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|fitbit_export_loader.py||1 year ago|
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Fitbit API exporter
The project is a simple script to export data from Fitbit's Web APIs to a custom InfluxDB database, and then graph it via Grafana.
Everything is made easier via docker and docker-compose. Grafana dashboards are available at:
- API export: https://grafana.com/grafana/dashboards/12348
- Archive data export: https://grafana.com/grafana/dashboards/12374
Quick setup (API exporter)
- basic knowledge of docker is assumed
- unless otherwise noted, leave fields at default
- the script sources environment variables if missing, otherwise sources the saved config data (this is because the token gets refreshed automatically thanks to the refresh token)
- if you don't run the scripts on a server, you may need to refresh the access token and refresh token at the next run, because the refresh token may have already expired (see below)
- Do a test-run of the docker-compose.yml provided, and customize it to your liking, ensure the containers come up, esp. the InfluxDB one
- Go at Fitbit dev login, login with your account
- Register an application: click on "Register an app" at the top
- Application name and description to your liking
- OAuth 2.0 Application Type: Personal
- Default Access Type: Read-Only
- Get first two parameters: click on "Manage my apps", click on your new application; you will need to note down the following in order to fill corresponding env vars:
- OAuth 2.0 Client ID: CLIENT_ID
- Client Secret: CLIENT_SECRET
- Callback URL: CALLBACK_URL
- Generate the tokens: click on the small link at the bottom of the page "OAuth 2.0 tutorial page"
- Select "Flow type": "Authorization Code Flow"
- Select Scopes: activity, heartrate, profile, settings, sleep, weight
- Click on the link at the end of section 1 "We've generate the authorization URL for you, all you need to do is just click on the link below:"
- Select all scopes and click "Allow"
- Copy the code parameter from the URL of the window that opens: code=[.....]#=
- Paste it in the "1A Get Code" form
- Copy the curl call to a script, remove newlines, execute the script
- Copy the JSON output from the script and paste into the "2: Parse response" section
- Note down:
- Access token: ACCESS_TOKEN
- Refresh Token: REFRESH_TOKEN
- You can fill the provided
docker-compose.ymlwith the parameters obtained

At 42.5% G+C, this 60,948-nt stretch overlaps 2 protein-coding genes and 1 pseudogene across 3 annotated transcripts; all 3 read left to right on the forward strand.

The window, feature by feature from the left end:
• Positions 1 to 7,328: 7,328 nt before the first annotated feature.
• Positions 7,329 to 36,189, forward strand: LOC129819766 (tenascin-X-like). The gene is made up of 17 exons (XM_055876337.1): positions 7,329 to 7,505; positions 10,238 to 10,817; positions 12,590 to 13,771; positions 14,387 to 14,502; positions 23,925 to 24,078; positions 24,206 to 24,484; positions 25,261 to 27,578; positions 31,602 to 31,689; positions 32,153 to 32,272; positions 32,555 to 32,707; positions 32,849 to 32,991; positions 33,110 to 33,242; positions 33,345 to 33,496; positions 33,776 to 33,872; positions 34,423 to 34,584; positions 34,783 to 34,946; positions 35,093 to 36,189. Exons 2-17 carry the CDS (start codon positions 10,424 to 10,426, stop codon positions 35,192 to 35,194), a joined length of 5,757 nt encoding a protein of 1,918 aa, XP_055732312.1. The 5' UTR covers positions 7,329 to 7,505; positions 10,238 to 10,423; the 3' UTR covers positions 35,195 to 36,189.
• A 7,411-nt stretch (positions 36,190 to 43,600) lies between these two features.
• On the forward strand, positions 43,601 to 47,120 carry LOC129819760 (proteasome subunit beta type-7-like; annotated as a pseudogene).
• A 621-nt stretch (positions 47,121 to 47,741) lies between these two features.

- Pull up the containers
Quick setup (Archive export loader)
- Navigate to www.fitbit.com, access with your credentials
- Go to "Account settings", then "Data Export"
- Select "Export account archive" (or similar - the whole of data available)
- Confirm the export via the export email
- Wait for the data to be available
- Download the data
- Extract the archive
- Pull up the
docker-compose up -d influxdb
- Run the docker image:
docker run -it --network fitbit-exporter -v<folder_containing_extracted_archive>:/dump -eDB_HOST=... -eDB_PORT=... -eDB_USER=... -eDB_PASSWORD=... -eDB_NAME=... registry.gitlab.com/fsvm88/fitbit-api-exporter:latest /fitbit_export_loader.py(recheck the network name, as it depends on docker-compose)
- Wait for the container to finish
The command can be rerun as required in case of errors, subsequent runs should skip already-written datapoints using the timestamps of the entries.
NOTE: the data folder must be provided at
user-site-export parent level (e.g: /path/to/folder/username)
- Fitbit APIs are limited to 150calls/hour, the script will detect this and sleep for 1h 10s
- The script will sleep for 4h when there's no additional data to fetch, and only fetch the last day at each round
- Support for older responses of the APIs is limited/non-existing
Intra-day time series
Intra-day time series are not implemented.
I originally wanted to add them, but saw little benefit after finishing the normal time-series.
One additional issue with intra-day series is that they require additional setup on Fitbit's side, and you may need to request access to those via Fitbit support. I have not tried contacting them because I had no need for it.
One last note is that intra-day data is much more granular (1m/30s/1s intervals), so each query will return a lot more data to download and store, which I had no need for.
api_poller.py is all there is to it, use
docker-compose-dev.yml to pull up a local instance for testing
Python script, developed with: